How to go about making a life size Barbie?

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  #1  
Old 07-28-13, 04:08 PM
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How to go about making a life size Barbie?

Hello everyone, I'm hoping I can get some help here.

So I'm a part of an organization called Project H.E.A.L, Help to Eat Accept and Live. Our mission is to raise funds to provide scholarships for treatment to individuals suffering from an eating disorder and also to raise awareness, promote positive body image, and break stigmas associated with eating disorders.

We have a lot of events this academic year and we want to build a life sized barbie to help promote our message. So i measured a doll barbie and scaled her measurements for a 5' 7" woman. She would need to have :

Bust: ~29.5'
Waist: 19'
Hips: 30.5'

I've already tried to put her together with my boyfriend by putting together wood for a frame skeleton. Then we were planning on wrapping her with chicken wire and layering paper mache until we got our desired measurements. However her skeleton was too top heavy and she started to become undone.

I'm hoping someone can suggest a more practical or better way to go about creating this life size barbie. School is starting soon and I'm really hoping to finish this soon before September. Thank you everyone!
 
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Old 07-28-13, 05:10 PM
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It's possible you could run into a copy right problem doing this.
Life-size Barbie's shocking dimensions (PHOTO): Would she be anorexic? - HealthPop - CBS News
 
  #3  
Old 07-28-13, 05:15 PM
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Thanks Joe! I actually was worried about that too initially when I started this, but I've looked into it and I'm confident that I won't run into any issues. Thanks for the concern though!

Anyone have an idea of how to best approach the actual construction?
 
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Old 07-28-13, 06:42 PM
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You might try working with spray styrofoam insulation like 'Great Stuff'. It could be sculpted with a knife or saw when it dries.
 
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Old 07-28-13, 07:21 PM
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That's a good idea toolmon, thank you! Can that kind of stuff be painted over? Also, how durable does that stuff tend to be? I'd want it to be able to survive a few bumps. If it works, it'll save me a lot of time over paper mache!
 
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Old 07-28-13, 09:05 PM
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Spray foam would work, and you can paint it, but it but it makes an awful mess. You would need some kind of form to contain it.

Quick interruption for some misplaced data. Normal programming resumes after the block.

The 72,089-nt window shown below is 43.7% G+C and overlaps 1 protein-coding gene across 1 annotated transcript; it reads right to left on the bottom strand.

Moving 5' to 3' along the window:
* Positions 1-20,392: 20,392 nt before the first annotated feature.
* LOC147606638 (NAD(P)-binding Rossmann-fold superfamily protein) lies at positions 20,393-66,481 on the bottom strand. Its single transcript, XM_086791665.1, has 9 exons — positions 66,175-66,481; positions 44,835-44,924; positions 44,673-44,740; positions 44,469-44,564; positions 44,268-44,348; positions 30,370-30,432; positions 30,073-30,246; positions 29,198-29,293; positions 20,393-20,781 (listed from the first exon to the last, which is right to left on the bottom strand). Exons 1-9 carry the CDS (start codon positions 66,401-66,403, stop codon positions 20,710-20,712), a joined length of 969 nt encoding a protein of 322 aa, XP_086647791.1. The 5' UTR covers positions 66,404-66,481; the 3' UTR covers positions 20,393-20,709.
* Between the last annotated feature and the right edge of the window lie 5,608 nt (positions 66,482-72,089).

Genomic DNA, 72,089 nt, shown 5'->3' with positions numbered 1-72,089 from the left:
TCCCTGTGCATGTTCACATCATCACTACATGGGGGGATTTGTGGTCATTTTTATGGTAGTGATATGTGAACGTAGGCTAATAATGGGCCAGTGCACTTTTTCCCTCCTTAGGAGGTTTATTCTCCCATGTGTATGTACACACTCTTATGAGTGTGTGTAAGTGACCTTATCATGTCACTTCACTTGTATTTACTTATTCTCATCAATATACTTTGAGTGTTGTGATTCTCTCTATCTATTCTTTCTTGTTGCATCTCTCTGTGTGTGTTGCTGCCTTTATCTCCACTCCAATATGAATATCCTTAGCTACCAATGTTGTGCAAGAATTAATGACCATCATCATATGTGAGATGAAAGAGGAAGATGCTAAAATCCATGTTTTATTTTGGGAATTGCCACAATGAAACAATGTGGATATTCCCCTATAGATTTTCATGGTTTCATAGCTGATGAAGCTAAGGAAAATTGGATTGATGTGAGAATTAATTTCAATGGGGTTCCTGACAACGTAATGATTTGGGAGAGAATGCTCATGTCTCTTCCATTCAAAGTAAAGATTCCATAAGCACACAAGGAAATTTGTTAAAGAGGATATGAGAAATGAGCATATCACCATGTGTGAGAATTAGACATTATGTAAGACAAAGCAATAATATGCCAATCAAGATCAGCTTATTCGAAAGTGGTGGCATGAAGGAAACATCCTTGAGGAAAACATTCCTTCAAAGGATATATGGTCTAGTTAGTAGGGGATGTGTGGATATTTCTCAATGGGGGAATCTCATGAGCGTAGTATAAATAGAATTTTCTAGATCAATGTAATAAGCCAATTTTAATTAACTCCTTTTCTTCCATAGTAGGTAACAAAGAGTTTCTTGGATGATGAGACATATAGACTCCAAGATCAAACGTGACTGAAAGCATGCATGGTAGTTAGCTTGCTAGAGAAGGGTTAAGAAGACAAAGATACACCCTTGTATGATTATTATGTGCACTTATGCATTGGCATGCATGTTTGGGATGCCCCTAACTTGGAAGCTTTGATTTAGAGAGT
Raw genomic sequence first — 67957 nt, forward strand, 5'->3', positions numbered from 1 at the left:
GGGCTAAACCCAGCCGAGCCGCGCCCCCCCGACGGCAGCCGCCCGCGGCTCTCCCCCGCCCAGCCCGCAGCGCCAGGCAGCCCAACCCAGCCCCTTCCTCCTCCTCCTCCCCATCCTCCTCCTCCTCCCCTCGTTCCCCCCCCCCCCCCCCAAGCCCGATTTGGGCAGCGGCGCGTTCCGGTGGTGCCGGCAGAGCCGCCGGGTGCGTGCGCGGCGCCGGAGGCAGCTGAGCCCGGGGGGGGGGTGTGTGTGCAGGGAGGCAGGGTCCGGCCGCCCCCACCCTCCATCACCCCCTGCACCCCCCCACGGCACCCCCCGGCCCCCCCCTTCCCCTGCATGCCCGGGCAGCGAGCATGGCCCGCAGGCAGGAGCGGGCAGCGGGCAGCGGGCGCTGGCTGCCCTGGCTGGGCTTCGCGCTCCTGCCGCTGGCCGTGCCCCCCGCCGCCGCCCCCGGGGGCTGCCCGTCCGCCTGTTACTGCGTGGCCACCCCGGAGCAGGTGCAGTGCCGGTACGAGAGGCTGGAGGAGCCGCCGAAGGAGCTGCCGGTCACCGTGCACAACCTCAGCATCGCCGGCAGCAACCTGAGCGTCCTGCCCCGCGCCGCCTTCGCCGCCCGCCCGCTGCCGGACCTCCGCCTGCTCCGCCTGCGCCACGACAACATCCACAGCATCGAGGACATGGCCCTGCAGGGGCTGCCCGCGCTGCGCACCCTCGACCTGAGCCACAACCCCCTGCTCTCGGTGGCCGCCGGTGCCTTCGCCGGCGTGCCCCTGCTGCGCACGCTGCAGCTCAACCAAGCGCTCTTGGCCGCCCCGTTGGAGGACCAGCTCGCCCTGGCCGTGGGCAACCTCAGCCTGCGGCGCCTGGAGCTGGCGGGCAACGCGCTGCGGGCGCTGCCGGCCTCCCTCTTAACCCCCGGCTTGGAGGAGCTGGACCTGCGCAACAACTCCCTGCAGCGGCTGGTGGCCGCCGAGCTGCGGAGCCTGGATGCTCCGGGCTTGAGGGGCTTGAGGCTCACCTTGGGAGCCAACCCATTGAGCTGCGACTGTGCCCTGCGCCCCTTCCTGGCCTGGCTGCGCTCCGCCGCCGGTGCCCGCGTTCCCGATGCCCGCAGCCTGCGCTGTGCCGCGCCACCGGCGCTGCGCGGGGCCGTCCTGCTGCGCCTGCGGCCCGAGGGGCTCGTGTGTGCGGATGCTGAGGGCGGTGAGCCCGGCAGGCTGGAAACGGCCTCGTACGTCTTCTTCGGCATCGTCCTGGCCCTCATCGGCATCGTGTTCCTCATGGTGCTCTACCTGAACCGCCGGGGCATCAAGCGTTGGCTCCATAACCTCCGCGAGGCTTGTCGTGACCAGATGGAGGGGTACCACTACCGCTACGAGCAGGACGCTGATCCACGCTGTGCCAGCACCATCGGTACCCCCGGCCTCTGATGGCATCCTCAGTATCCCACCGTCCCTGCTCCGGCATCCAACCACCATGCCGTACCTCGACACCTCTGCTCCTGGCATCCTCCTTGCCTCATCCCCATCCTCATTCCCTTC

Since you're a non-profit have you considered going to a name brand clothing store and see if they'll donate a mannequin to the cause ?
 
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Old 07-29-13, 05:00 AM
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Not to send this thread sideways, but 5'7" sounds a bit short from what I remember hearing the a fill scale Barbie would be. That being said, it is a bit more manageable height for transporting.

Now... back on topic....

I would take PJmax's suggestion but only to borrow one for a weekend or so.
Being that it sounds like you only one 1 copy, Vacuum molding might be overkill. Do a google search of "life casting". It's a plaster technique for creating a mold of a person. If you cast a mannequin in individual parts (separate the legs, etc), you can create a mold that can be padded to make it smaller (to fit your needs). Odds are you won't need to pad it too much as most mannequin I had to deal with as a kid (parents owned a couple tanning salons and clothing stores), where really smaller then life.
Once you have your mold(s), you can fill them with either a heat foam (like used for packing delicate equipment for shipping) or similar. Add an aluminum rod in each piece to give it stability. Foam will be shape/shave able so you can compensate for any imperfections in the finish.

If you found a mannequin that was exactly as you liked, you could go fiberglass. Fiberglass would last a lot longer, but would need to have the mold perfect to reduce the effort to make presentable.

I'll be doing a carbon fiber life casting this fall. The customer is looking for a subwoofer enclosure replica of them self (don't ask, I didn't).
 
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Old 07-29-13, 06:15 AM
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Thanks for the suggestions!

Regarding mannequins, I've spent hours looking at mannequins on websites and none of them quite come close to the measurements I would need. Getting a mannequin would be my #1 option, but such measurements do not exist from what I've looked at.